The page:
Wednesday, 11 September 2013

10. Squirrel, Pig & Bear - the making of 3 friends

It was funny how the puppets evolved. Of course cardboard is stiff and flat and so I used these properties to my advantage with the design and constructed them out of flat shapes making them 3D with seams and visible hard edges. I felt that being constrained in this way by the medium would help to create a very individual look to the film. I had done this previously with Duck Shoot, but the difference and the challenge in this case was to make the puppets seem alive and enable them to express a variety of emotions.


I started on the squirrel, and I found him very easy to make. Luckily he seemed to evolve quite naturally out of the pieces of cardboard. And when I had constructed him fully and added his shiny black eyes, like the Gingerbread Rabbit in one of my favourite childhood stories, he had character. And with just the smallest bit of movement he felt alive.  


The same thing happened when I made the pig. But with his naive personality in mind, I tried to make him appealing in a slightly sorrowful, vulnerable way. The trick with him, I thought, was to put this across and yet avoid making him irritating. In the end, simply due to bad planning really, I made two versions. The first one was great and I really liked it, but unfortunately I made him a bit too small. He was the same size as the squirrel, and visually I wanted the three characters to go up in size small>medium>large. The pig is the only puppet without jointed arms. I did this on purpose so that he felt more stilted and less agile than the others. I felt that this would help to give him that air of vulnerability that I wanted. But I was a little worried that he would be appear too stiff and lifeless compared to the others. I had been working on the storyboard alongside the early models and I thought it would be nice if the pig's snout could move. So when I started on version two of the pig, I devised a mechanism with string running from inside the snout through his head and down the back of his neck, that would allow the puppeteer to pull on the chord and make the pig 'snuffle'. Although the movement would be very subtle, I thought that it might help to bring the pig to life a bit more, especially in close ups. In order for this to work in cardboard I had to make a concertina type piece for his nose out of fairly stiff brown paper that I ripped off some old cardboard boxes. It took a while for me to get this right as it was a delicate balance between too stiff to move and ripping it completely. But eventually I got there. And although this movement is almost invisible in the finished film (we had to cut some of the sections in which it was clearer) I think it adds a touch of life to the puppet. I also loved the fact that when I bent the cardboard the creases and texture created looked a lot like piggy skin. (This came out even more when the puppet was painted).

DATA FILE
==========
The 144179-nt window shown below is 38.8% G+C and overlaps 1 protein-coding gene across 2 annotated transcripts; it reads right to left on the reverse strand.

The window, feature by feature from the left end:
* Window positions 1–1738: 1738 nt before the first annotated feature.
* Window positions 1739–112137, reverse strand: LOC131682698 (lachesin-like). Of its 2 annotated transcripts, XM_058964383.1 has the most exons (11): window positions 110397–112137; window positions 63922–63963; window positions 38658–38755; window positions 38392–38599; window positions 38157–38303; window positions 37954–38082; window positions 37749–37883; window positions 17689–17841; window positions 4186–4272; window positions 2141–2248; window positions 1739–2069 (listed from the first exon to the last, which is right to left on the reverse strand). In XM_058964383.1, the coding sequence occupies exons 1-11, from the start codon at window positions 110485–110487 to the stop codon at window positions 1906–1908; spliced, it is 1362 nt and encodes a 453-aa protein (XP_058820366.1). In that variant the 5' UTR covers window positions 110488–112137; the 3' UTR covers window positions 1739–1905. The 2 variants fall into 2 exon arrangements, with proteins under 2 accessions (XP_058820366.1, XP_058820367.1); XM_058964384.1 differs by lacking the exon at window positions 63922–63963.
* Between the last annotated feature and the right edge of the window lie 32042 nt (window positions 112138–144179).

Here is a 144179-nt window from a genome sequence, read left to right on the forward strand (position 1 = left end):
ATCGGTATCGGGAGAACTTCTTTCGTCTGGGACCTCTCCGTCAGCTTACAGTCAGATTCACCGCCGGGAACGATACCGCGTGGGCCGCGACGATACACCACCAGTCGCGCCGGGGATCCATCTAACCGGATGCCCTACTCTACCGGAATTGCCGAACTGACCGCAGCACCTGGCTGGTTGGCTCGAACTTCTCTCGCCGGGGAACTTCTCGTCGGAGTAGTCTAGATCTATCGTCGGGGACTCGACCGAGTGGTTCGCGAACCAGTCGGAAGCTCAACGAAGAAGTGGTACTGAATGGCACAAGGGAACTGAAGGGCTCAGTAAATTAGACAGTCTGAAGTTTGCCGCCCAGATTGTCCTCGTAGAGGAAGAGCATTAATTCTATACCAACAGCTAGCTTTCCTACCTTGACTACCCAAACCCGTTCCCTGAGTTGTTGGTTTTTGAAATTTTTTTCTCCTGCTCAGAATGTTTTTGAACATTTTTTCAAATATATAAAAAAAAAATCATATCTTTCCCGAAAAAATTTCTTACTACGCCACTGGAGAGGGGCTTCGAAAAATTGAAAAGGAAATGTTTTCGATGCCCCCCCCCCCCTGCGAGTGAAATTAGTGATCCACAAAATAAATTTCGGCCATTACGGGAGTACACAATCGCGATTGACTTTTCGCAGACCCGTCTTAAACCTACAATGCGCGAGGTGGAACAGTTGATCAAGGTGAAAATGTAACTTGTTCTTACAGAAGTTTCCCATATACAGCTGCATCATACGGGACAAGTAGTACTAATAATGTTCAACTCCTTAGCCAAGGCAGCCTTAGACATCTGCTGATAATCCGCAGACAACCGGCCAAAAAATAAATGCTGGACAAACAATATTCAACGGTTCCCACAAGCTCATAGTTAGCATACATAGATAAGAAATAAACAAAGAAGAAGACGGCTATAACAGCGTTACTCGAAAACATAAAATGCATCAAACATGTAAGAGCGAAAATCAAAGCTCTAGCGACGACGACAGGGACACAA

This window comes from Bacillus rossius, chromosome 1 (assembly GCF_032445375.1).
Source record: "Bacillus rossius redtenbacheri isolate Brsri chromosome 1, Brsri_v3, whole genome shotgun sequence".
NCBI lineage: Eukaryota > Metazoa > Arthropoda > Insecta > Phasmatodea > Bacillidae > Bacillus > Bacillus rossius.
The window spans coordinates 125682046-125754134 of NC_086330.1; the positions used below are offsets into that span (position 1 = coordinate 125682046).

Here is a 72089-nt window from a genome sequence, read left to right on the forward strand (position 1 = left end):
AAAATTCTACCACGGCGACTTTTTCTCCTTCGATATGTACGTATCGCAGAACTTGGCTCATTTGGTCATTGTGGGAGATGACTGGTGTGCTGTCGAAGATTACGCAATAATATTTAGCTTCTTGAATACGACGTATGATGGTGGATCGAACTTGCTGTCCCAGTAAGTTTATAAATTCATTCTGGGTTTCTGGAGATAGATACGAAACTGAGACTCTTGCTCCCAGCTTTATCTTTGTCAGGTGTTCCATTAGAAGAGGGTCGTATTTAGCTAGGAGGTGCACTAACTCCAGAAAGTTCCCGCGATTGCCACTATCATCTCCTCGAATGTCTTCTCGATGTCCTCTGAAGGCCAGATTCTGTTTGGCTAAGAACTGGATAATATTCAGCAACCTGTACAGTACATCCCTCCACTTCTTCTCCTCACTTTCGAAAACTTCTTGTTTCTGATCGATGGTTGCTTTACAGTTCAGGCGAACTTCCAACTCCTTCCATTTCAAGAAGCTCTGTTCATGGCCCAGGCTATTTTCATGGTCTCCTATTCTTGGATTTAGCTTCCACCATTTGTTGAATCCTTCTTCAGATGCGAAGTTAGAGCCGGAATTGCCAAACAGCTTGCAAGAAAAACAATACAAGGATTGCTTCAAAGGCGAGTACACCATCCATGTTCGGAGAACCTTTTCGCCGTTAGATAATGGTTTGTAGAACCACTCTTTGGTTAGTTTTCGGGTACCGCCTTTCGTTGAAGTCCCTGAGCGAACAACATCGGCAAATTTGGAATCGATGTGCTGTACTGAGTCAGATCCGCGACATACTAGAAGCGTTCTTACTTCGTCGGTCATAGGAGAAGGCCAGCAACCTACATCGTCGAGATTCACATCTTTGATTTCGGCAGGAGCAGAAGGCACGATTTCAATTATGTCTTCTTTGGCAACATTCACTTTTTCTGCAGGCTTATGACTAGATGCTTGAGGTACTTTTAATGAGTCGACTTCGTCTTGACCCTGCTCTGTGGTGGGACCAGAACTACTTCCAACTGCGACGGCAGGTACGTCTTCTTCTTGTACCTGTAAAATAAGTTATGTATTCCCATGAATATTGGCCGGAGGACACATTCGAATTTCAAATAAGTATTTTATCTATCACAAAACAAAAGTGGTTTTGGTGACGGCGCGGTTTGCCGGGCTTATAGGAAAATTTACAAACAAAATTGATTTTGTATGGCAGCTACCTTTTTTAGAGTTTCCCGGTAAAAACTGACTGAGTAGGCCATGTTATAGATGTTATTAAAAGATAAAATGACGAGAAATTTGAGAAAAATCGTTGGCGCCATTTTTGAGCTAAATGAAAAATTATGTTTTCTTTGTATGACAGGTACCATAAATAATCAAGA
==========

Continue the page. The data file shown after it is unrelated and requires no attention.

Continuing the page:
Pig #1
Pig #2


The bear however was a completely different story... I made a few prototypes, over a period of about a week, before I managed to get him right. After I had made the first one, I looked at it and knew straight away it wasn't working. But it took me a little while to work out why. The shape was too much like a teddy bear, and there was no personality or life in it. Even the shiny black eyes looked dead.